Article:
J. Vinson wrote a great piece about note-taking on paper.
“You might talk about X-Y-Z-A-B-C-Y, and I can lump the Y’s together by simply smashing some text into the margin. Or I can draw lines and arrows and conceptually group things with circles and squares.”
He hits the salient point when he observes that, on a computer, this can’t easily be done without “move from primarily keyboard to primarily mouse”. And this breaks the flow.
This is exactly the reason why my preferred (see #28) note-taking technique is not efficient enough for taking notes during oral conversations but only for excerpting literal artefacts (which is a pity since I learned yesterday that the oral side of the cultural divide is the more important one). When I use my slide creating program to be able to later connect the two Y’s, I can do almost everything with the keyboard, Insert > Textfield > Horizontal, but the “Y” can’t be typed unless I click somewhere.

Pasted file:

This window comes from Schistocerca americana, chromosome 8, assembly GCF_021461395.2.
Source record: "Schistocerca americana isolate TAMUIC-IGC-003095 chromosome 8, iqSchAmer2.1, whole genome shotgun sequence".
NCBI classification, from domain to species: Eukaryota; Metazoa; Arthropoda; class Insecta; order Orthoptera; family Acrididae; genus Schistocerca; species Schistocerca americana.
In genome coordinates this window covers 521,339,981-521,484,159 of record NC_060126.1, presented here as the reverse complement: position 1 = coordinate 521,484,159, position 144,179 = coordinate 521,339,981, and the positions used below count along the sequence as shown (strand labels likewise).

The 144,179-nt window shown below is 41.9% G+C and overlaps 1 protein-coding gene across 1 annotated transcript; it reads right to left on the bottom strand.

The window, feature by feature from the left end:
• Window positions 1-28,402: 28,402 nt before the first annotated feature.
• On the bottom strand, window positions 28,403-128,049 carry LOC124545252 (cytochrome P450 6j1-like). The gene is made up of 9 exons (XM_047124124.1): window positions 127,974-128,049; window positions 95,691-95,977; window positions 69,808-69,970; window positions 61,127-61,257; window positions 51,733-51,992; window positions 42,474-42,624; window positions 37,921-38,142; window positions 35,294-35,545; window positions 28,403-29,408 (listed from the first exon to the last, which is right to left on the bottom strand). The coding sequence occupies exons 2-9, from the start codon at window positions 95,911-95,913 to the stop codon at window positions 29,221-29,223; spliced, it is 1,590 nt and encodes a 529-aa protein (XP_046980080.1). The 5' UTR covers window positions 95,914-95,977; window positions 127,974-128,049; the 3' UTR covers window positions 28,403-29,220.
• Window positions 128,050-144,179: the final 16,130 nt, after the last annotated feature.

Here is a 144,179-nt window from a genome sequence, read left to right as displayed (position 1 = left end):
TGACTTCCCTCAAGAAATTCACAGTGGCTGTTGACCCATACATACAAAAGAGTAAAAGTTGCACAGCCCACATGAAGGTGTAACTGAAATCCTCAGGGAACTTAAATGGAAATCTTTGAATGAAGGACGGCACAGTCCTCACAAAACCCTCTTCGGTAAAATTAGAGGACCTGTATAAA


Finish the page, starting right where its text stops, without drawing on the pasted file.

In the meantime, I found out a circumvention: using the sequence
Esc > Strg+D > (Arrow keys) > F2
which escapes from text input, duplicates the current text box, repositions it using just the keyboard, and switches to text input again, such that the next character typed in will replace the marked duplicated text.